The times, though, suggest that Williams have an advantage over Ferrari of anywhere between 0.2-0.4 seconds. It is difficult to say where Red Bull fit in, as they have not done any low-fuel runs, but their race simulations have been on a par with those of Williams.
The Ferrari is strong in high-speed corners; the Williams is good in low-speed, which are more important in terms of overall lap time. And Ferrari have improved their engine, their weakest link last year.
Ferrari may have had a slight advantage over Red Bull's Renault on outright power in 2014, but the Italian engine lagged in terms of driveability and the performance of its energy recovery system.
Mercedes, who have improved their engine by a reputed 50-60bhp, still lead the way, but Ferrari have closed the gap by adding as much as 80bhp to theirs, borne out by the car's improved performance in the speed traps.
The Red Bull chassis again appears strong, but Renault has made the smallest gains of any manufacturer over the winter - only 30bhp or so - with the result that their works team looks to have fallen further behind Mercedes.
Renault has upgrades in the pipeline, but the most important one - developed by consultant Mario Illien, formerly of Mercedes - will not arrive until the summer, probably around the time of the British Grand Prix.
|Fastest testing times per team (super-soft tyre)|
|1 Valtteri Bottas - Williams-Mercedes||1:23.063|
|2 Kimi Raikkonen - Ferrari||1:23.276|
|3 Felipe Nasr - Sauber-Ferrari||1:24.023|
|4 Roman Grosjean - Lotus-Mercedes||1:24.067|
|5 Carlos Sainz Jr - Toro Rosso-Renault||1:24.191|
|6 Nico Hulkenberg - Force India-Mercedes||1:24.939|
|7 Jenson Button - McLaren-Honda||1:25.327|
|(Mercedes & Red Bull did not run this tyre during testing)|
The midfield backwards
Beyond the top four is where it gets really difficult. How will it shake out between Force India, Toro Rosso, Sauber and Lotus?
Evidence is scant, but all have done qualifying-style runs at one time or another over the last few days, so that's a good place to start.
Conditions vary from day to day, we don't know how much fuel the cars had on board, and 10kg extra adds 0.38secs to a lap time.
All those teams did runs on the super-soft tyre at the final test and what's striking is how close they all are, with the exception of Force India, whose car has only been running since Friday lunchtime.
Sauber, Lotus and Toro Rosso - in that order - were covered by only 0.168 seconds. And oddly the Lotus drivers were quicker at the second test than the final one.
The word is that Lotus are probably on top of that group - as you would expect of a team that won a race as recently as 2013, following their switch to Mercedes power this year.
Meanwhile, Manor Marussia - if they make it to Melbourne at all - will be at the back.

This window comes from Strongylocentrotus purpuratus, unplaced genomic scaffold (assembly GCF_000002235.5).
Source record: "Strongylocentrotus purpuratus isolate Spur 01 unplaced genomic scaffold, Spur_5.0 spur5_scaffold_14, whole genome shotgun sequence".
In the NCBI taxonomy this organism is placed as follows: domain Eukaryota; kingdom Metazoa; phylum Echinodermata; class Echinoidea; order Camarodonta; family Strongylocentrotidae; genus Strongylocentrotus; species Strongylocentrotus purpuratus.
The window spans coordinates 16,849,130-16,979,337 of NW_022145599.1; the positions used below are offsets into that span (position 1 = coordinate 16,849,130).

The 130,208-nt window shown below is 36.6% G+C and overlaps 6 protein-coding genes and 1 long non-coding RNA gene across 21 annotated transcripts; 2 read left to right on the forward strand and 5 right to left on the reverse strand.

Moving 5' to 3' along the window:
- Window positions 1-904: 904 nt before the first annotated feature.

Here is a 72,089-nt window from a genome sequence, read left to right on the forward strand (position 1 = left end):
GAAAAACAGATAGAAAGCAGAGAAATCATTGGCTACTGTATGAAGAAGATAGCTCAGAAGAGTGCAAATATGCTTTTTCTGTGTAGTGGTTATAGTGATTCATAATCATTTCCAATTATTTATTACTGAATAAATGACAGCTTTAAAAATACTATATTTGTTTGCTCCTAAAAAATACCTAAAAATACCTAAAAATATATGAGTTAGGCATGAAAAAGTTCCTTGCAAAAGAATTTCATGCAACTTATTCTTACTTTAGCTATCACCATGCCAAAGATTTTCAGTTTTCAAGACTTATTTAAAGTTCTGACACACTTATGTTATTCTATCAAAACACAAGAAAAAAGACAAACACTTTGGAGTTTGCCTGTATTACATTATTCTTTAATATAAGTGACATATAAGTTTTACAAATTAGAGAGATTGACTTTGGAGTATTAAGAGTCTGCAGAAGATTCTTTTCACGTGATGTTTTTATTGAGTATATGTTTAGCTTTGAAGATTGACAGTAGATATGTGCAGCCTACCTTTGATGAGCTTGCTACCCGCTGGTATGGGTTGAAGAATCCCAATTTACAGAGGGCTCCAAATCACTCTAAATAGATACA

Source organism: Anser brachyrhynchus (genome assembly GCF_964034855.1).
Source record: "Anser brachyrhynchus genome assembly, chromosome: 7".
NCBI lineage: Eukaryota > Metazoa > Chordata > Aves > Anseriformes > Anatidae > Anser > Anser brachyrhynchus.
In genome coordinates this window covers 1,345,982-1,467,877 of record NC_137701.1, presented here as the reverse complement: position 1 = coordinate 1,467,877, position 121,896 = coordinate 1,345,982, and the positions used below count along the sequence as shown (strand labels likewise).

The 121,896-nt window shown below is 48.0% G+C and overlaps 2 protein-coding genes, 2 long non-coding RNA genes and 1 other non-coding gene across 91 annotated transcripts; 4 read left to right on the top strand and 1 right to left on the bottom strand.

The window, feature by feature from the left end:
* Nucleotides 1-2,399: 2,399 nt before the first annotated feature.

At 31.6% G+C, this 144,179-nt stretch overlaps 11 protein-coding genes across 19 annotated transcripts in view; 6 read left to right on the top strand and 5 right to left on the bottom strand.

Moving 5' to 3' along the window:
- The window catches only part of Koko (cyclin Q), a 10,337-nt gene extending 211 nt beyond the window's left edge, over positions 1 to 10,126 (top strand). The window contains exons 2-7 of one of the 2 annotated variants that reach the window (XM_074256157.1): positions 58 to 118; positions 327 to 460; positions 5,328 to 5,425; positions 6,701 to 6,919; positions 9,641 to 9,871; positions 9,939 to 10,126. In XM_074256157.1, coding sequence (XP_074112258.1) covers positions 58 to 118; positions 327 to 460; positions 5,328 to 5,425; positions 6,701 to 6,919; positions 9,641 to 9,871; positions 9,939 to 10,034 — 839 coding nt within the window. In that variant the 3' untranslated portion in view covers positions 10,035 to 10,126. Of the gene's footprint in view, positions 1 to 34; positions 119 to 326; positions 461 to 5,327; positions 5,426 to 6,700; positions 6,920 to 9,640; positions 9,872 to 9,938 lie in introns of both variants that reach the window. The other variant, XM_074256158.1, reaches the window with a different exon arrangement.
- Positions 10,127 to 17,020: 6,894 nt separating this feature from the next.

The mystery of McLaren-Honda
McLaren-Honda are the big question mark, after a torrid time in pre-season testing.
As the breakdowns piled up and the car spent endless hours in the garage with mechanics trying to work out how to fix whatever was wrong this time, team bosses have reminded the media that their problems were not a surprise.
Rewind 12 months, they said, and remember the pre-seasons some of the teams had in 2014, when their new turbo hybrid engines were in their infancy, as Honda's is now.
It's a fair point - as is that Red Bull-Renault recovered last year from a pre-season very much like McLaren's this to qualify and finish second in Melbourne.
It would be a shock, though, if McLaren-Honda were to do the same.
Racing director Eric Boullier admitted at the weekend that it might take until the European season - five races in - before McLaren can be "more competitive".
But "more competitive" than what, exactly? The car has barely run, McLaren have done no performance work and, as far as we know, the Honda engine has never been run at full power.
Honda F1 boss Yasuhisa Arai said on Saturday that the lap times were "not so bad" in the circumstances and that he had a "good feeling".
Rivals believe there is strong evidence that the McLaren car is pretty competitive. If the engine can be made to run in Melbourne, it would not be a massive shock if Fernando Alonso - assuming he is fit - put it in the top six on the grid.
Boullier insists: "We know the base of the car and engine are good. Give us some time to get everything back in order and I think we can give Mercedes some headaches."
Given McLaren are currently at least two seconds a lap slower than Mercedes, that raised a few eyebrows.
Brave words, though, are all McLaren have right now. In F1, talk is cheap; it's deeds that mark out the winners from the rest. And Mercedes have been doing their talking on the track.